Free, Caroline; McCarthy, Ona; French, Rebecca S; Wellings, Kaye; Michie, Susan; Roberts, Ian; Devries, Karen; Rathod, Sujit; Bailey, Julia; Syred, Jonathan; Edwards, Phil; Hart, Graham; Palmer, Melissa; Baraitser, Paula

    2016-07-01

    Younger people bear the heaviest burden of sexually transmitted infections (STIs). Partner notification, condom use and STI testing can reduce infection but many young people lack the knowledge, skills and confidence needed to carry out these behaviours. Text messages can provide effective behavioural support. The acceptability and feasibility of a randomised controlled trial of safer sex support delivered by text message are not known. To assess the acceptability and feasibility of a randomised controlled trial of a safer sex intervention delivered by text message for young people aged 16-24 years. (1) Intervention development; (2) follow-up procedure development; (3) a pilot, parallel-arm randomised controlled trial with allocation via remote automated randomisation (ratio of 1 : 1) (participants were unmasked, whereas researchers analysing samples and data were masked); and (4) qualitative interviews. Participants were recruited from sexual health services in the UK. Young people aged 16-24 years diagnosed with chlamydia or reporting unprotected sex with more than one partner in the last year. A theory- and evidence-based safer sex intervention designed, with young people's input, to reduce the incidence of STIs by increasing the correct treatment of STIs, partner notification, condom use and STI testing before unprotected sex with a new partner. The intervention was delivered via automated mobile phone messaging over 12 months. The comparator was a monthly text message checking contact details. (1) Development of the intervention based on theory, evidence and expert and user views; (2) follow-up procedures; (3) pilot trial primary outcomes: full recruitment within 3 months and follow-up rate for the proposed primary outcomes for the main trial; and (4) participants' views and experiences regarding the acceptability of the intervention. In total, 200 participants were randomised in the pilot trial, of whom 99 were allocated to the intervention and 101 were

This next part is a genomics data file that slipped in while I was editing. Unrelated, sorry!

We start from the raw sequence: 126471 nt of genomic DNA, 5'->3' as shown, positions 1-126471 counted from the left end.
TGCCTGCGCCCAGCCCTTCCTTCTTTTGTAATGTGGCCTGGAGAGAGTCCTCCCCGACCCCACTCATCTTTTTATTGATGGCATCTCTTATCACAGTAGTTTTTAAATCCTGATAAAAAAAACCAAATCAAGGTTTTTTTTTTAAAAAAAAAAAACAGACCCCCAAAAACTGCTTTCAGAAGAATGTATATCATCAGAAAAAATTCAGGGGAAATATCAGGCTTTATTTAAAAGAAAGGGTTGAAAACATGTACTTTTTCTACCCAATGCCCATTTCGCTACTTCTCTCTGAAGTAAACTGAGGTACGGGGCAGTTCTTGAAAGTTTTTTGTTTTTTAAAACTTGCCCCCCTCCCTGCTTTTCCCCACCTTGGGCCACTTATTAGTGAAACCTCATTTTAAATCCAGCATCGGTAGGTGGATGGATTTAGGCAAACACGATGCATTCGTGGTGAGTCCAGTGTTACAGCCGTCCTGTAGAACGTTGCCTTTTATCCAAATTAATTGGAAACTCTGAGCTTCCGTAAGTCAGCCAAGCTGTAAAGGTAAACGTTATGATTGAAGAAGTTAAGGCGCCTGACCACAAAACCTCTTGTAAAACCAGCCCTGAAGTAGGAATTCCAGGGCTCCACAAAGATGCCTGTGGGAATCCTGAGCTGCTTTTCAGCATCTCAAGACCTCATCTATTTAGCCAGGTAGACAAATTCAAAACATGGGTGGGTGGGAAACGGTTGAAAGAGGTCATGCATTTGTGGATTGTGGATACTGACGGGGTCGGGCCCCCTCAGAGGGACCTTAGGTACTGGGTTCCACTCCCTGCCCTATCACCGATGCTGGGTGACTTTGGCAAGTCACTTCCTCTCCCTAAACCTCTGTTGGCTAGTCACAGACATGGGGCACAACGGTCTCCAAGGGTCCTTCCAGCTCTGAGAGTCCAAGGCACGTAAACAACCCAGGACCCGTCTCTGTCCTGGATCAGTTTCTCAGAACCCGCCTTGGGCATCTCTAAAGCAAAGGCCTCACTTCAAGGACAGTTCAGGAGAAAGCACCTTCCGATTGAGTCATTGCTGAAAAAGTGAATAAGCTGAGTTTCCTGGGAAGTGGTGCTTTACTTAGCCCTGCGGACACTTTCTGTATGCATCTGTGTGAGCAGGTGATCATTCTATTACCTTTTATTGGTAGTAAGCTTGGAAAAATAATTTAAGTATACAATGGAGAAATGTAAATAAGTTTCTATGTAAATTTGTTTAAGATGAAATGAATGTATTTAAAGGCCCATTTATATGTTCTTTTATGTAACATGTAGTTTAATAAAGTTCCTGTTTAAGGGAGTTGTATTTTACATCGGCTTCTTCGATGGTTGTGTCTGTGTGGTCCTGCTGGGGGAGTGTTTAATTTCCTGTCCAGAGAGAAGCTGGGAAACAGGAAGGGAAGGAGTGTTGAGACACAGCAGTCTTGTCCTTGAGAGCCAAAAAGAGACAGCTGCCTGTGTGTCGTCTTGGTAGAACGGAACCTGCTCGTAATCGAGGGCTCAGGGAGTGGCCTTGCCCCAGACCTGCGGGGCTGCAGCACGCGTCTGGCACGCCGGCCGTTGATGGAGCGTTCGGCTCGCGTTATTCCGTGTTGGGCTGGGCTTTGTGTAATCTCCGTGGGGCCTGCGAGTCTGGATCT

19. Look before you build; geologic studies for safer land development in the San Francisco Bay area

    USGS Publications Warehouse

    Blair-Tyler, Martha

    1995-01-01

    This Circular provides a general description of the types of geologic hazards that exist throughout the United States. In nontechnical language this book describes how geologic information can be incorporated in the land-use development process and contains useful discussion of several examples from the San Francisco Bay area and elsewhere in the United States of how geologic information is already being used in the development process by some cities and counties.

  20. How can we improve our understanding of cardiovascular safety liabilities to develop safer medicines?

    PubMed Central

    Laverty, HG; Benson, C; Cartwright, EJ; Cross, MJ; Garland, C; Hammond, T; Holloway, C; McMahon, N; Milligan, J; Park, BK; Pirmohamed, M; Pollard, C; Radford, J; Roome, N; Sager, P; Singh, S; Suter, T; Suter, W; Trafford, A; Volders, PGA; Wallis, R; Weaver, R; York, M; Valentin, JP

    2011-01-01

    Given that cardiovascular safety liabilities remain a major cause of drug attrition during preclinical and clinical development, adverse drug reactions, and post-approval withdrawal of medicines, the Medical Research Council Centre for Drug Safety Science hosted a workshop to discuss current challenges in determining, understanding and addressing ‘Cardiovascular Toxicity of Medicines’. This article summarizes the key discussions from the workshop that aimed to address three major questions: (i) what are the key cardiovascular safety liabilities in drug discovery, drug development and clinical practice? (ii) how good are preclinical and clinical strategies for detecting cardiovascular liabilities? and (iii) do we have a mechanistic understanding of these liabilities? It was concluded that in order to understand, address and ultimately reduce cardiovascular safety liabilities of new therapeutic agents there is an urgent need to: Fully characterize the incidence, prevalence and impact of drug-induced cardiovascular issues at all stages of the drug development process. Ascertain the predictive value of existing non-clinical models and assays towards the clinical outcome. Understand the mechanistic basis of cardiovascular liabilities; by addressing areas where it is currently not possible to predict clinical outcome based on preclinical safety data. Provide scientists in all disciplines with additional skills to enable them to better integrate preclinical and clinical data and to better understand the biological and clinical significance of observed changes. Develop more appropriate, highly relevant and predictive tools and assays to identify and wherever feasible to eliminate cardiovascular safety liabilities from molecules and wherever appropriate to develop clinically relevant and reliable safety biomarkers. PMID:21306581